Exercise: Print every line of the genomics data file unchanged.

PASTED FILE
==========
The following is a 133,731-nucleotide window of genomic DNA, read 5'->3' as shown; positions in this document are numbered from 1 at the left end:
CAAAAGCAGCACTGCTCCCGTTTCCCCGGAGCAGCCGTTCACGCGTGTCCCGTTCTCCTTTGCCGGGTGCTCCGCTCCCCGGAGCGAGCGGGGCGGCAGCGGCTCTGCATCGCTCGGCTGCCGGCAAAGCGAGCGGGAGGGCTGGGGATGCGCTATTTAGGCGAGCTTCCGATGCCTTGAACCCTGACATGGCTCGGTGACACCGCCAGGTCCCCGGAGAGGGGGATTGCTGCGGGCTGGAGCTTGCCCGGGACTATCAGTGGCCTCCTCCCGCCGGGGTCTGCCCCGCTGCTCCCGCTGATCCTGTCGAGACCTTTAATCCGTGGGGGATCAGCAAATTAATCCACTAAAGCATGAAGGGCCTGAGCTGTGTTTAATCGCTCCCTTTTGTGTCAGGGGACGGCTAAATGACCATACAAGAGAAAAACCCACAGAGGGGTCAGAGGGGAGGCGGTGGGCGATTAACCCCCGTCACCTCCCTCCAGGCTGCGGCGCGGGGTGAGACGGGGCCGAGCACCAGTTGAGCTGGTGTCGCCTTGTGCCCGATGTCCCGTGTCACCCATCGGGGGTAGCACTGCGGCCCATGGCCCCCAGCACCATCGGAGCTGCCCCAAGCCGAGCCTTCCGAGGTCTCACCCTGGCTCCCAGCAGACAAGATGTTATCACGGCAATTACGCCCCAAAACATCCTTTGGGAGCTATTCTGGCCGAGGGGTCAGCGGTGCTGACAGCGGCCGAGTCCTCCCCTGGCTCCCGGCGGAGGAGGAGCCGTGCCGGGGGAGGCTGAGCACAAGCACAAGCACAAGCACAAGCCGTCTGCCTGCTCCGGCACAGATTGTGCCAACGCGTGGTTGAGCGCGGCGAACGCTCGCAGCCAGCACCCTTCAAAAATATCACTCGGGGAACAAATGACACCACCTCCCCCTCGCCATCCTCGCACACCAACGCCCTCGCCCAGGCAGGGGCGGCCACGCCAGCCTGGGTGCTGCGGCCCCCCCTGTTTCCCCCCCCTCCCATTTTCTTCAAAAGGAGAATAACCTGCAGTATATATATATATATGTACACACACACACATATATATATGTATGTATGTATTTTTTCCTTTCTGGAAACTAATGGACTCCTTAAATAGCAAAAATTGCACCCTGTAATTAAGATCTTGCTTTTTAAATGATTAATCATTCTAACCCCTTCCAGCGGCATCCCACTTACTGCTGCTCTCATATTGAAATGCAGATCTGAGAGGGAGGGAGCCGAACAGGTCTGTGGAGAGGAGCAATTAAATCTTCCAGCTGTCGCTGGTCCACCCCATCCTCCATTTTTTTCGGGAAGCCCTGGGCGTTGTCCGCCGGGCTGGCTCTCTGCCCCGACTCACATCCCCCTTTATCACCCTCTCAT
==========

The following is a 133,731-nucleotide window of genomic DNA, read 5'->3' as shown; positions in this document are numbered from 1 at the left end:
CAAAAGCAGCACTGCTCCCGTTTCCCCGGAGCAGCCGTTCACGCGTGTCCCGTTCTCCTTTGCCGGGTGCTCCGCTCCCCGGAGCGAGCGGGGCGGCAGCGGCTCTGCATCGCTCGGCTGCCGGCAAAGCGAGCGGGAGGGCTGGGGATGCGCTATTTAGGCGAGCTTCCGATGCCTTGAACCCTGACATGGCTCGGTGACACCGCCAGGTCCCCGGAGAGGGGGATTGCTGCGGGCTGGAGCTTGCCCGGGACTATCAGTGGCCTCCTCCCGCCGGGGTCTGCCCCGCTGCTCCCGCTGATCCTGTCGAGACCTTTAATCCGTGGGGGATCAGCAAATTAATCCACTAAAGCATGAAGGGCCTGAGCTGTGTTTAATCGCTCCCTTTTGTGTCAGGGGACGGCTAAATGACCATACAAGAGAAAAACCCACAGAGGGGTCAGAGGGGAGGCGGTGGGCGATTAACCCCCGTCACCTCCCTCCAGGCTGCGGCGCGGGGTGAGACGGGGCCGAGCACCAGTTGAGCTGGTGTCGCCTTGTGCCCGATGTCCCGTGTCACCCATCGGGGGTAGCACTGCGGCCCATGGCCCCCAGCACCATCGGAGCTGCCCCAAGCCGAGCCTTCCGAGGTCTCACCCTGGCTCCCAGCAGACAAGATGTTATCACGGCAATTACGCCCCAAAACATCCTTTGGGAGCTATTCTGGCCGAGGGGTCAGCGGTGCTGACAGCGGCCGAGTCCTCCCCTGGCTCCCGGCGGAGGAGGAGCCGTGCCGGGGGAGGCTGAGCACAAGCACAAGCACAAGCACAAGCCGTCTGCCTGCTCCGGCACAGATTGTGCCAACGCGTGGTTGAGCGCGGCGAACGCTCGCAGCCAGCACCCTTCAAAAATATCACTCGGGGAACAAATGACACCACCTCCCCCTCGCCATCCTCGCACACCAACGCCCTCGCCCAGGCAGGGGCGGCCACGCCAGCCTGGGTGCTGCGGCCCCCCCTGTTTCCCCCCCCTCCCATTTTCTTCAAAAGGAGAATAACCTGCAGTATATATATATATATGTACACACACACACATATATATATGTATGTATGTATTTTTTCCTTTCTGGAAACTAATGGACTCCTTAAATAGCAAAAATTGCACCCTGTAATTAAGATCTTGCTTTTTAAATGATTAATCATTCTAACCCCTTCCAGCGGCATCCCACTTACTGCTGCTCTCATATTGAAATGCAGATCTGAGAGGGAGGGAGCCGAACAGGTCTGTGGAGAGGAGCAATTAAATCTTCCAGCTGTCGCTGGTCCACCCCATCCTCCATTTTTTTCGGGAAGCCCTGGGCGTTGTCCGCCGGGCTGGCTCTCTGCCCCGACTCACATCCCCCTTTATCACCCTCTCAT